The more I spoke to Renate, the more I learned about her family life, her culture, and a world I couldn’t have imagined prior to connecting with her. I learned that, like many Germans, she celebrates Christmas on December 24. I learned that she has three daughters (her youngest, now 28, is just a few months younger than I am) and a couple of pets. And I learned that, while she is a doctor who has an obstetrics and gynecology practice with a friend, she also has ambitions to hold a political position in Hamburg.
Mostly, across the distance, I glimpsed her kindness and thoughtfulness. She gives away bouquets of flowers weekly to her patients. I also experienced her warmth firsthand. “Sending Virtual Hugs,” she ended all of our emails.
We continued emailing often, and even made plans to meet each other in person, in Europe, in spring 2020. Renate advised that, to make the most of the experience, I should consider taking a month off from work so I could do more than visit her in Hamburg. I should get to London, Amsterdam, and other nearby cities. I had never taken a month off work or been out of the country before, so I was beyond excited to meet my pen pal and plan a trip of this magnitude.
But as I prepared for what I thought would be the trip to remember, I received the worst news I’d ever gotten. In December 2019, I learned that my grandmother, who had been struggling since suffering a stroke earlier in the year, had also been diagnosed with stage 4 breast cancer and only had a few months to live. I was devastated and depressed at the thought of losing the woman who raised me.
I quickly advised Renate that I was in no state to travel anywhere. She, of course, understood—and let me know that she was there for me as I dealt with this devastating loss.
And she was as good as her word. We communicated as much as ever before. She sent handwritten notes, emails, encouraging articles, and small gifts to bring me peace. She soon became a better friend to me than some of the friends I had known personally and longer.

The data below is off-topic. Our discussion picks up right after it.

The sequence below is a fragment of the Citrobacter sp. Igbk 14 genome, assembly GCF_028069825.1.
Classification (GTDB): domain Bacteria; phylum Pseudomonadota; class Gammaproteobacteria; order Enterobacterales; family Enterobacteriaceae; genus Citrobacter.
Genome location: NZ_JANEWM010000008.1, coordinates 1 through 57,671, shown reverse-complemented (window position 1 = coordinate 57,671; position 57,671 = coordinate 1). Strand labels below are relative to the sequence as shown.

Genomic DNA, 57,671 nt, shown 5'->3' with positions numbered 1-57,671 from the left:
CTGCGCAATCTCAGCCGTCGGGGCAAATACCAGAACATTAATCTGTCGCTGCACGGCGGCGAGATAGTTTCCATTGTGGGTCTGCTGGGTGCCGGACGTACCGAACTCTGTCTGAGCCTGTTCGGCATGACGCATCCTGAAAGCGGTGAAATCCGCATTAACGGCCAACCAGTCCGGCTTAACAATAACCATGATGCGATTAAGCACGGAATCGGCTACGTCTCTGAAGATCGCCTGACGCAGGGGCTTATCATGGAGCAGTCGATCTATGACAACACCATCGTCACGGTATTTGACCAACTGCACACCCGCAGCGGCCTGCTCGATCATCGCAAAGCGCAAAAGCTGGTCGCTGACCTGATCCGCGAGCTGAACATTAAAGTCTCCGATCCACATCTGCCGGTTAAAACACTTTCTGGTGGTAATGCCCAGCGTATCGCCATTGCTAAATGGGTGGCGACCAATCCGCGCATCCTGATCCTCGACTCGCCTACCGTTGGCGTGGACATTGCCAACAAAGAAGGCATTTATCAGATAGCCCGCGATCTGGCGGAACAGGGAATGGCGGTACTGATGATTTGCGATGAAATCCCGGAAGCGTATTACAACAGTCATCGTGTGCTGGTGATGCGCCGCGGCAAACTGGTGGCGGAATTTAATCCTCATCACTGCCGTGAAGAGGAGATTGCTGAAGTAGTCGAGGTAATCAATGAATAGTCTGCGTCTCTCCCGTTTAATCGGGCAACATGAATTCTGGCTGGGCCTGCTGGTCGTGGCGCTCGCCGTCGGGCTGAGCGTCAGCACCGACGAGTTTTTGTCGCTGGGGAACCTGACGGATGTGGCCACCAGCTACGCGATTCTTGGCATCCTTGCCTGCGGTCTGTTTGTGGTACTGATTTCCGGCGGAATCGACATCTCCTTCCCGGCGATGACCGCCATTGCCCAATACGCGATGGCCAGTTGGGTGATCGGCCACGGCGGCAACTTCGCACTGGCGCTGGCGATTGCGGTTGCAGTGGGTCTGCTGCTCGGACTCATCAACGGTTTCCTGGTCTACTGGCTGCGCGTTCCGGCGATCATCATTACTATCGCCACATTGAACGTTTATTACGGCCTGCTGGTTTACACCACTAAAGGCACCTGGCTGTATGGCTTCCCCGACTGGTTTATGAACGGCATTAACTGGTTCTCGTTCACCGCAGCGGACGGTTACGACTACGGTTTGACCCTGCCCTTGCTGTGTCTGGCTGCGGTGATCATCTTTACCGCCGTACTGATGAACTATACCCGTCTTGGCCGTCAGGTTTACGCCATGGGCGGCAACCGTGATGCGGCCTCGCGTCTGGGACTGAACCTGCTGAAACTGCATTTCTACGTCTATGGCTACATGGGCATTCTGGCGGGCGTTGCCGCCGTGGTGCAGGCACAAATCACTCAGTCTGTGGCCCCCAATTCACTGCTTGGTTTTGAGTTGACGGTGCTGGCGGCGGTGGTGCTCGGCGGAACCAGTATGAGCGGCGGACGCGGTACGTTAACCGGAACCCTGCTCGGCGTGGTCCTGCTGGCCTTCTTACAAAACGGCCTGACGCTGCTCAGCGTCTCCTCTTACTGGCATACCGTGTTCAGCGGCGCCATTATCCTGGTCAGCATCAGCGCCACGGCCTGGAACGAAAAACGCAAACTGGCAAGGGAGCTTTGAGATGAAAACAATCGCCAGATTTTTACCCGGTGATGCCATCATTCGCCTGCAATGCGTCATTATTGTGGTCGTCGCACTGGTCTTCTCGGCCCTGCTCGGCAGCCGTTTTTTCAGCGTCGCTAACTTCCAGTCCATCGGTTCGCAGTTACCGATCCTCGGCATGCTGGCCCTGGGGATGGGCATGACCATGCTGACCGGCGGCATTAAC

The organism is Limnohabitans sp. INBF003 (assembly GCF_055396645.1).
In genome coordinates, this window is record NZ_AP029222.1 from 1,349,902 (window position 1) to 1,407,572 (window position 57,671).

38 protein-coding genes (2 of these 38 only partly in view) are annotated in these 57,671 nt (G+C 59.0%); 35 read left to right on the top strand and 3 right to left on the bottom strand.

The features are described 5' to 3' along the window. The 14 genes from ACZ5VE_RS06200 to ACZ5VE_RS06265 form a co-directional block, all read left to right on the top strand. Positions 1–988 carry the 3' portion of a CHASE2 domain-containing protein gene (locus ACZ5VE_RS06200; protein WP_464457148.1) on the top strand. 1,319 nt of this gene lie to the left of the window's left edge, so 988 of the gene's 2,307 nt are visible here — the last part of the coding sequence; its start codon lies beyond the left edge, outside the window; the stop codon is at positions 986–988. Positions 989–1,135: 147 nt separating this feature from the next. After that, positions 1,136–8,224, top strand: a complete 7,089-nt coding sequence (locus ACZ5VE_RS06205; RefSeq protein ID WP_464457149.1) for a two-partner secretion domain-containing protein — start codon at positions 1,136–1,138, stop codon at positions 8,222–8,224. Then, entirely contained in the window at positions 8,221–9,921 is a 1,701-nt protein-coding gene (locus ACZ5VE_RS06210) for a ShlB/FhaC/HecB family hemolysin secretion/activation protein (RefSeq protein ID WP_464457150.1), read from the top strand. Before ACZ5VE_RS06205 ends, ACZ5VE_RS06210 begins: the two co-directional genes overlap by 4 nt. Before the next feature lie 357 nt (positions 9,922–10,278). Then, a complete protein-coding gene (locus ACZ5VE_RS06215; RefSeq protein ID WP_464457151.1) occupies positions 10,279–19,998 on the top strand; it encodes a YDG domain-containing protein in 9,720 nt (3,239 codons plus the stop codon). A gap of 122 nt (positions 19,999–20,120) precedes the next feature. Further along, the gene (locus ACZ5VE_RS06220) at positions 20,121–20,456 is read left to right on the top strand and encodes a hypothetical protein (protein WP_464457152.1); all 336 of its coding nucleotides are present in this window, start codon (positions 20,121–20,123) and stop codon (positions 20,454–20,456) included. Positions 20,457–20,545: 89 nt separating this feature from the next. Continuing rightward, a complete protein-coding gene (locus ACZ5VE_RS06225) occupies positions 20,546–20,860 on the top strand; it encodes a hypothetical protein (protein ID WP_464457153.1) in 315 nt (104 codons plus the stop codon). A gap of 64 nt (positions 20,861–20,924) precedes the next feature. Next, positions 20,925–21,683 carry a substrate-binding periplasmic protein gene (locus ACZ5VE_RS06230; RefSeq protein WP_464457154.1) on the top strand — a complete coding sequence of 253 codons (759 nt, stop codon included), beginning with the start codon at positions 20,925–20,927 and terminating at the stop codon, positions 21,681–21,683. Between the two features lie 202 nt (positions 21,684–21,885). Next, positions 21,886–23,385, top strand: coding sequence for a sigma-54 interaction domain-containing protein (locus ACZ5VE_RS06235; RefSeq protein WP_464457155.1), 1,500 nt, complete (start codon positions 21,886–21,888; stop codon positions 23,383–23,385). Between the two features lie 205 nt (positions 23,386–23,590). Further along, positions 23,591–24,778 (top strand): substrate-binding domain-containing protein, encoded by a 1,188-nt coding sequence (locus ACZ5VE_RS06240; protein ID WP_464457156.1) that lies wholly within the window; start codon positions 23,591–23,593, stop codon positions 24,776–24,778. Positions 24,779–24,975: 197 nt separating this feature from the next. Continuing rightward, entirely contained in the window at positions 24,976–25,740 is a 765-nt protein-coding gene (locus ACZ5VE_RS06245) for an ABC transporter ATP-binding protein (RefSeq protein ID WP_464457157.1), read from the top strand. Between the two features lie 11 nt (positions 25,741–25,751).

In March 2020, my grandmother passed away. I wasn’t quite prepared emotionally to travel just then, but I promised myself that I would definitely meet Renate one day. Just as I started to figure out how and when to reschedule the visit, the coronavirus arrived and changed life as we knew it. Travel to Europe was banned. It still is.
The loss of my grandmother and the arrival of the pandemic were twin blows that deeply saddened me. Fortunately, Renate, who had only recently become a grandmother herself, never stopped offering words of encouragement. The prayers kept coming. She advised me to think back on positive memories of my grandmother. In one email, Renate wrote, “Keep the attitude your Grandma taught you. See things as she did. Deep down in your character and soul, it will be your spiritual gold nugget. Also, remember all the good times you spent with your grandmother. She contributed a lot to who you are—a very precious person. She will send you more such gifts from heaven.”
When I read it, I smiled for the first time in months. It was good advice. It also reminded me of how my grandmother had taught the importance of communicating, of establishing bonds with others. It seemed fitting that my bond with Renate was helping me handle the loss of my grandmother.
My friendship with Renate has become so important to me that I can no longer envision a life where I was not her friend. She has become a friend forever.
I write this now, in February 2021, shortly after receiving an email from her, about how it’s 12 degrees and snowing in Hamburg. She advised me that she wanted nothing more for me than to “Be successful!” this year. She added, “Occasional flops are allowed as long as you get up after stumbling, fix your crown and continue walking [with] confidence.”
My pen pal for nearly a decade has sent me virtual hugs at the moments in life when I need them most. I am more determined than ever that, as soon as the pandemic and life make it possible, I will get on a plane, and turn all the virtual hugs into real ones.
Originally published at Zócalo Public Square
Featured image: Shutterstock